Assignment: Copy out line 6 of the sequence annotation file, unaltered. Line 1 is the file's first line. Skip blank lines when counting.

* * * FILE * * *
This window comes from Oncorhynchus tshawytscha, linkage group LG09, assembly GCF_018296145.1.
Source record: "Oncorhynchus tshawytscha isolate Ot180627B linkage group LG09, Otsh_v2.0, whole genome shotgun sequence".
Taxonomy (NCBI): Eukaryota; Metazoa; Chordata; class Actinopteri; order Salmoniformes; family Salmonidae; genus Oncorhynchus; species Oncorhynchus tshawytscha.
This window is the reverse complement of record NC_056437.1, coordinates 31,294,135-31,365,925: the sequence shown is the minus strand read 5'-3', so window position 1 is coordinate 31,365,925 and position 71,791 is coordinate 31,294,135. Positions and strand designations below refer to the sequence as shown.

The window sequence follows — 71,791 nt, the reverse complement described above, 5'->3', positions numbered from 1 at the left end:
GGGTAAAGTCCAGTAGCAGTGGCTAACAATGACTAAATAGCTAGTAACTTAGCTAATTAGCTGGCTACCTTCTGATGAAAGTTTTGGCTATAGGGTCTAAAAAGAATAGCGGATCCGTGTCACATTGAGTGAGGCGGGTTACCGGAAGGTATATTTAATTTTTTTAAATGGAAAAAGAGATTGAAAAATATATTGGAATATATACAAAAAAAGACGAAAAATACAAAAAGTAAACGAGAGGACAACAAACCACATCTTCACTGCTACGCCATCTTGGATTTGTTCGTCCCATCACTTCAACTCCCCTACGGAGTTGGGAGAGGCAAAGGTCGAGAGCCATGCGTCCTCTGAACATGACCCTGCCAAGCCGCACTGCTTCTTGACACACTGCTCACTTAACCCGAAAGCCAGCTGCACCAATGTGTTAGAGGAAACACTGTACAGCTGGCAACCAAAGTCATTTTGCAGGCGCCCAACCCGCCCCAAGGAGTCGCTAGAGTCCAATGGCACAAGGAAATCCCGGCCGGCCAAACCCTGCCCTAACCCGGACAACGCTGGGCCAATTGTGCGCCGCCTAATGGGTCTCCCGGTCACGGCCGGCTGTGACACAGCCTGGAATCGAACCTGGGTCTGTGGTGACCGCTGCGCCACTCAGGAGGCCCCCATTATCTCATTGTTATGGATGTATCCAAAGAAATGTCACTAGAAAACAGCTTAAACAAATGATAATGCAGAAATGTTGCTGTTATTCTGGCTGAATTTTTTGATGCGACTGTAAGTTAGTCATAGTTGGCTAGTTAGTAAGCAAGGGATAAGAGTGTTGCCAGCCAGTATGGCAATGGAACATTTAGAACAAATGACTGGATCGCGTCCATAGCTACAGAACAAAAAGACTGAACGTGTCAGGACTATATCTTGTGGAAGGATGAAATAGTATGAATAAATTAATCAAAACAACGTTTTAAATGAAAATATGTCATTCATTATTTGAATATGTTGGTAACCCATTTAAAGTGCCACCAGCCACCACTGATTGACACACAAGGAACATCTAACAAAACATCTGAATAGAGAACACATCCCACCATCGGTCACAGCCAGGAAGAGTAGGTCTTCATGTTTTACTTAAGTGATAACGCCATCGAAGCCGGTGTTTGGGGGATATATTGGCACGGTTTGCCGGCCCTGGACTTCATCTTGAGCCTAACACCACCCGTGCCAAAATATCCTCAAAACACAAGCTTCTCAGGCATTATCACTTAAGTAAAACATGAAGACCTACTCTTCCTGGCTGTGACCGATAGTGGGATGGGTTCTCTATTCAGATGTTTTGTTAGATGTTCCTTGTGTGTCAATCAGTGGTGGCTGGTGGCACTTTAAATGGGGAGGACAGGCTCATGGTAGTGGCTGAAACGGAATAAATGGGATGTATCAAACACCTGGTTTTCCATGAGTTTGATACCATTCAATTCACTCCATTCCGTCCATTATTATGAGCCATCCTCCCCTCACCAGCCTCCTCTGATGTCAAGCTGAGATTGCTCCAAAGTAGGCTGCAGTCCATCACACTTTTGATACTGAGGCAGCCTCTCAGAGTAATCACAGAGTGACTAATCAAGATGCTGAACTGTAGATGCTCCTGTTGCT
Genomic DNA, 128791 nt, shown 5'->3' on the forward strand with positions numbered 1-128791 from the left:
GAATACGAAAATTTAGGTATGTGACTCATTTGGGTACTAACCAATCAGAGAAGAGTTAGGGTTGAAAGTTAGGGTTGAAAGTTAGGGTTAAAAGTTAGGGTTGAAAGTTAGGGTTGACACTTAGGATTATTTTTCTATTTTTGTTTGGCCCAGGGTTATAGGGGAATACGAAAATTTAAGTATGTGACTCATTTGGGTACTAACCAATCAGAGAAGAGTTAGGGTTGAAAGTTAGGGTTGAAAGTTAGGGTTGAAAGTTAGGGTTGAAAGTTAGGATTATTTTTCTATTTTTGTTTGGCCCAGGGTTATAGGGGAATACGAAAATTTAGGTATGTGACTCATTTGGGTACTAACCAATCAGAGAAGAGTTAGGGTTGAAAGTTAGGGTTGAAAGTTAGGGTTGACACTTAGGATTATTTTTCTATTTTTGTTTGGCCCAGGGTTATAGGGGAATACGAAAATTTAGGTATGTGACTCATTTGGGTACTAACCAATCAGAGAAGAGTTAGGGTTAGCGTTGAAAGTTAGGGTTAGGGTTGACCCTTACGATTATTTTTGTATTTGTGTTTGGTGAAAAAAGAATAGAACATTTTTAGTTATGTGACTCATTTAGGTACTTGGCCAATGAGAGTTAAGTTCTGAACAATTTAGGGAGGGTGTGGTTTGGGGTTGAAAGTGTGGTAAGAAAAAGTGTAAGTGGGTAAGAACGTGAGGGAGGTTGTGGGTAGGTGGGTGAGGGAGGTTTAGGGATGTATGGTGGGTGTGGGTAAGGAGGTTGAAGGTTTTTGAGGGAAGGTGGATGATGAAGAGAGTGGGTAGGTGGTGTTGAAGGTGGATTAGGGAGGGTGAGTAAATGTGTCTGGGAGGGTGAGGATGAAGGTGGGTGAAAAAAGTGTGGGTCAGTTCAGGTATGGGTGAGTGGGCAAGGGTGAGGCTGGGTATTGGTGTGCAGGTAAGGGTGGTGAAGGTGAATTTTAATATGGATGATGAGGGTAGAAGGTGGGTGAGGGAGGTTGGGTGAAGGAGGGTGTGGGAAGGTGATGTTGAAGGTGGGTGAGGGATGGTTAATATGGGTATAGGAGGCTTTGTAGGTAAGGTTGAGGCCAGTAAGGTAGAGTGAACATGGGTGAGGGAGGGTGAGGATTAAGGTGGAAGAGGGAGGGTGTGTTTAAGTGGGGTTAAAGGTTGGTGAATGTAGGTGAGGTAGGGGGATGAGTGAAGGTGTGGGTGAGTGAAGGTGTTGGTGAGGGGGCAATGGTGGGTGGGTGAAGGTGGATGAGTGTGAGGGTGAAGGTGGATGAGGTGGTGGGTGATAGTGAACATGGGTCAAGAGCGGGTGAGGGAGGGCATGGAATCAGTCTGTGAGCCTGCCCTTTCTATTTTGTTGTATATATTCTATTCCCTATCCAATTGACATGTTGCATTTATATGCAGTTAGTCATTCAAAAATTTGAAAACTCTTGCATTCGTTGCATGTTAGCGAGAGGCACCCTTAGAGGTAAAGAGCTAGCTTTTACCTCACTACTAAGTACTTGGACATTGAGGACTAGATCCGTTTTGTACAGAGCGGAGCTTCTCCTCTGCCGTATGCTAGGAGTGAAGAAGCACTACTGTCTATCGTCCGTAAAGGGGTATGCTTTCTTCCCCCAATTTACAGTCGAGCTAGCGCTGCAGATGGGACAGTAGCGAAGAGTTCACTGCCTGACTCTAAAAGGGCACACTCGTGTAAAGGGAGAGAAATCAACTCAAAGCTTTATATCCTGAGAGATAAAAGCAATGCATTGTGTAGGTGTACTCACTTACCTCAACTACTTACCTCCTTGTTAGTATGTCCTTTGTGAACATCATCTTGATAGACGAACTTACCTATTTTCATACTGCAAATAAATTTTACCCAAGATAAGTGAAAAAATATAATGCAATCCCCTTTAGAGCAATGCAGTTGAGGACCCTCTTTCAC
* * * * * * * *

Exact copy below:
GGGTAAAGTCCAGTAGCAGTGGCTAACAATGACTAAATAGCTAGTAACTTAGCTAATTAGCTGGCTACCTTCTGATGAAAGTTTTGGCTATAGGGTCTAAAAAGAATAGCGGATCCGTGTCACATTGAGTGAGGCGGGTTACCGGAAGGTATATTTAATTTTTTTAAATGGAAAAAGAGATTGAAAAATATATTGGAATATATACAAAAAAAGACGAAAAATACAAAAAGTAAACGAGAGGACAACAAACCACATCTTCACTGCTACGCCATCTTGGATTTGTTCGTCCCATCACTTCAACTCCCCTACGGAGTTGGGAGAGGCAAAGGTCGAGAGCCATGCGTCCTCTGAACATGACCCTGCCAAGCCGCACTGCTTCTTGACACACTGCTCACTTAACCCGAAAGCCAGCTGCACCAATGTGTTAGAGGAAACACTGTACAGCTGGCAACCAAAGTCATTTTGCAGGCGCCCAACCCGCCCCAAGGAGTCGCTAGAGTCCAATGGCACAAGGAAATCCCGGCCGGCCAAACCCTGCCCTAACCCGGACAACGCTGGGCCAATTGTGCGCCGCCTAATGGGTCTCCCGGTCACGGCCGGCTGTGACACAGCCTGGAATCGAACCTGGGTCTGTGGTGACCGCTGCGCCACTCAGGAGGCCCCCATTATCTCATTGTTATGGATGTATCCAAAGAAATGTCACTAGAAAACAGCTTAAACAAATGATAATGCAGAAATGTTGCTGTTATTCTGGCTGAATTTTTTGATGCGACTGTAAGTTAGTCATAGTTGGCTAGTTAGTAAGCAAGGGATAAGAGTGTTGCCAGCCAGTATGGCAATGGAACATTTAGAACAAATGACTGGATCGCGTCCATAGCTACAGAACAAAAAGACTGAACGTGTCAGGACTATATCTTGTGGAAGGATGAAATAGTATGAATAAATTAATCAAAACAACGTTTTAAATGAAAATATGTCATTCATTATTTGAATATGTTGGTAACCCATTTAAAGTGCCACCAGCCACCACTGATTGACACACAAGGAACATCTAACAAAACATCTGAATAGAGAACACATCCCACCATCGGTCACAGCCAGGAAGAGTAGGTCTTCATGTTTTACTTAAGTGATAACGCCATCGAAGCCGGTGTTTGGGGGATATATTGGCACGGTTTGCCGGCCCTGGACTTCATCTTGAGCCTAACACCACCCGTGCCAAAATATCCTCAAAACACAAGCTTCTCAGGCATTATCACTTAAGTAAAACATGAAGACCTACTCTTCCTGGCTGTGACCGATAGTGGGATGGGTTCTCTATTCAGATGTTTTGTTAGATGTTCCTTGTGTGTCAATCAGTGGTGGCTGGTGGCACTTTAAATGGGGAGGACAGGCTCATGGTAGTGGCTGAAACGGAATAAATGGGATGTATCAAACACCTGGTTTTCCATGAGTTTGATACCATTCAATTCACTCCATTCCGTCCATTATTATGAGCCATCCTCCCCTCACCAGCCTCCTCTGATGTCAAGCTGAGATTGCTCCAAAGTAGGCTGCAGTCCATCACACTTTTGATACTGAGGCAGCCTCTCAGAGTAATCACAGAGTGACTAATCAAGATGCTGAACTGTAGATGCTCCTGTTGCT